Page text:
Yes, that’s right; the charming, low-budget film comedy from the early eighties was my initial inspiration for a series of books about fangs, vampires and blood ghosts. Let me explain.
I watched ‘Gregory’s Girl’ first as an adolescent. And it spoke to me about all the rites of passage ahead. I still think it’s one of the wisest films ever made.
Gregory, as you may remember, is the gangling adolescent who falls for this aloof, mysterious, independent girl who also happens to be the star of the school (otherwise all male) football team. His unrequited love leads him into a whole new world.
Well, I wanted to write a comedy about an adolescent boy and all the rites of passage he faces today. And at the centre would be his relationship with the wilful, independent, maddening but fascinating Tallulah. But I magnified all the usual teen problems by giving Marcus an extra one. On his thirteenth birthday he discovers his family are half-vampires and he’s about to start transforming into one too. I chose a half-vampire because it’s nowhere near as cool as being a vampire – so funnier as well. And comedy was going to be a key element in my vampire stories. Vampire tales are not normally known for their humour. But I wanted this to be the stand-out element in mine.
Now, while Gregory in ‘Gregory’s Girl’ is geeky and gangly, Marcus seems much more confident. He’s lively and wise-cracking. I’m rather like that myself. In a social gathering I try and keep things funny and light and cheerful. So I know Marcus very well. But I also wanted to let the mask slip, especially in ‘The Vampire Hunters’ and ‘The Vampire Fighters’, where Marcus is challenged as never before.
He has problems which he cannot share with a single friend, as half-vampires must keep their identity secret from every single human being. Marcus writes how he feels ‘separate and odd and different to everyone else. It’s as if I’m permanently freaky. I can’t tell you how much I hate that.’ Marcus is still determined to be as human as possible. But sometimes the two parts of his life come crashing together.
So in ‘The Vampire Hunters,’ Marcus is told he must always carry a bottle of blood around with him for when he gets a blood craving, he doesn’t think, ‘Wow, how exciting?’ No he’s furious. What a total nuisance.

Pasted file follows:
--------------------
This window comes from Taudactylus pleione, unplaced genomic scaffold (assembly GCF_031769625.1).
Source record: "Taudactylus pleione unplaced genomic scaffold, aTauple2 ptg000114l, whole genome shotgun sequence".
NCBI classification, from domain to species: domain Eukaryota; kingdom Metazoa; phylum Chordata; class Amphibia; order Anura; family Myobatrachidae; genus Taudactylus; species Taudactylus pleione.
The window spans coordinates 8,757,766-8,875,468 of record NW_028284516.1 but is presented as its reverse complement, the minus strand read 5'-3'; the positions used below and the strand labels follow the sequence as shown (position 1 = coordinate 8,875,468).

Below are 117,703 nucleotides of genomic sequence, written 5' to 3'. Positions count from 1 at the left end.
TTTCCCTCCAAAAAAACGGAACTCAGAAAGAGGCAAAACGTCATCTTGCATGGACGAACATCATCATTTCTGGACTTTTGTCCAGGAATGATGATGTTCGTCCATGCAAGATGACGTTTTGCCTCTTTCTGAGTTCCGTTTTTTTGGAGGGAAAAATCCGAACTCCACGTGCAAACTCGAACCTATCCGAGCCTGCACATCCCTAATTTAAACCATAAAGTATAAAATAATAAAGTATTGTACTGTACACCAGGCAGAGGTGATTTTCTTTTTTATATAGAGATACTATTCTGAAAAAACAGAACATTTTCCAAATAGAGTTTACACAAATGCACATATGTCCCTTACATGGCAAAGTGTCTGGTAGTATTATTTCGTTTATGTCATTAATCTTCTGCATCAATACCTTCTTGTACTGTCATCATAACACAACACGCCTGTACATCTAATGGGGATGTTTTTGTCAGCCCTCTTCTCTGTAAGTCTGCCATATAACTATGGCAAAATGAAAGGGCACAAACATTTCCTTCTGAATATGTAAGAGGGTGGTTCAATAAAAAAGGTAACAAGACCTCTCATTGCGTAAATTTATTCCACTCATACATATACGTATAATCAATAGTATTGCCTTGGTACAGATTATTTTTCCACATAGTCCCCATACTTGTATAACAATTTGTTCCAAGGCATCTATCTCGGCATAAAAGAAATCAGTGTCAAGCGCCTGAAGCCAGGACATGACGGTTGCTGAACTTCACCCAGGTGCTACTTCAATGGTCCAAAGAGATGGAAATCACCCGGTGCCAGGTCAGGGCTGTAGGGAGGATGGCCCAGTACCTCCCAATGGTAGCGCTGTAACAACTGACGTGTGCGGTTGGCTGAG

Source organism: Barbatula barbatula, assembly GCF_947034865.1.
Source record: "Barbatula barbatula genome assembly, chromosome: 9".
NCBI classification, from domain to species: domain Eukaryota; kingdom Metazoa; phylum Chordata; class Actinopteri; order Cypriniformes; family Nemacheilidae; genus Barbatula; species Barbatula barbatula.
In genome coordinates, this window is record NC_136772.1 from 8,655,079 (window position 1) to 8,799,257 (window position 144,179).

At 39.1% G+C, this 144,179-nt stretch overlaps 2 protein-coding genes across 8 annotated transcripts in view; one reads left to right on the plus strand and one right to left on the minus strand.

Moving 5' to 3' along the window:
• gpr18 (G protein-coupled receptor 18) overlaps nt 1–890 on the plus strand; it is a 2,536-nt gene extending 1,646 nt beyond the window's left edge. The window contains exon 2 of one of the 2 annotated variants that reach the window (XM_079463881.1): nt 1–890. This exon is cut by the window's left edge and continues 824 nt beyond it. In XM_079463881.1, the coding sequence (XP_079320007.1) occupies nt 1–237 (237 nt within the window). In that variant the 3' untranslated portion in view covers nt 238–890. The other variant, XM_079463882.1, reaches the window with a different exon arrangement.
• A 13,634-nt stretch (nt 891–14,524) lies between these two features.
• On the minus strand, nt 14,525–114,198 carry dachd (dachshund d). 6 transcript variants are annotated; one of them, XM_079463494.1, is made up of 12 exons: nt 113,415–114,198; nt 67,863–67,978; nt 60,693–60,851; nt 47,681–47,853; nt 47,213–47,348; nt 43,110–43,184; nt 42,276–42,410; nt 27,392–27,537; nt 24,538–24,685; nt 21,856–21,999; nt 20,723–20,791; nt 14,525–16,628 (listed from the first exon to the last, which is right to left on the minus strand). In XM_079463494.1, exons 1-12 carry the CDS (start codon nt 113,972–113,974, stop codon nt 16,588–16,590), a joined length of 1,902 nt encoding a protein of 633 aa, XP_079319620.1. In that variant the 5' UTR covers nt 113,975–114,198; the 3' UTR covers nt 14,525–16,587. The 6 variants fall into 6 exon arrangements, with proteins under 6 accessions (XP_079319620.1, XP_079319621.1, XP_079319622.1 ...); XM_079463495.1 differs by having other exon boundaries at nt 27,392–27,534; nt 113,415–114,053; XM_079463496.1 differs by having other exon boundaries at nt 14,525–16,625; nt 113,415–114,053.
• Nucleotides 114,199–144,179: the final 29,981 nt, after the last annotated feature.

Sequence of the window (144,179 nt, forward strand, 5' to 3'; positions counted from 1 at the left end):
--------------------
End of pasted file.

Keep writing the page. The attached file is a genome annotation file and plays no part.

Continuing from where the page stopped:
Then Marcus, (who’s temporarily given up on Tallulah) is on a blind date at a cinema – a stressful enough occasion anyway. But it’s here he gets his blood craving, and of course he’s forgotten his bottle of blood. This is, I think, one of the funniest scenes I’ve ever written and is quite possibly the most disastrous blind date ever!
In ‘The Vampire Hunters,’ I also introduce a third key character, a girl half-vampire – Gracie. She and Marcus become close. So when at the end of ‘The Vampire Hunters,’ he is forbidden from seeing Tallulah anymore – she’s come too close to discovering his secret identity – it seems only natural he should transfer his attention to Gracie. But events don’t turn out quite that way.
And instead in ‘The Vampire Fighters’ Marcus and Tallulah continue their bantering relationship. Marcus even asks her out – while they are on a ghost train. He picks that venue as he thinks she’ll feel really at home there. Some readers say they especially like the fast-paced dialogue exchanges between Marcus and Tallulah. They’re favourites of mine too. Oddly enough they are scenes in which I seem to do very little. They’re both talking away in my head and I’m just transcribing what they say.
I would say, the very best thing about writing a trilogy is you have more space to explore your characters. And although Marcus remains wise-cracking and quick-witted to the end, I believe the character at the end of ‘The Vampire Fighters,’ is different in many ways to the person at the start of ‘The Vampire Blog.’
But does he, like Gregory at the end of ‘Gregory’s Girl’ find a girlfriend? Does he exit the page with Tallulah or Gracie? Or neither? I couldn’t possibly tell you! I’ll just say I know the ending I wanted, but it didn’t feel right. I think – I hope – the ending of ‘The Vampire Fighters’ is the real one, and the true one.
It’s rather strange not writing about Marcus, Tallulah and Gracie anymore. I can still hear them in my head, eager to be brought to life once more. But although I’m not writing about them anymore, many other people are. I’ve visited schools and book groups in which children have written their own adventures for Marcus and company.
That’s the last and most humbling part of writing a book. There always comes a moment when the characters take flight and go off on their own journeys, leaving you – their creator – far behind.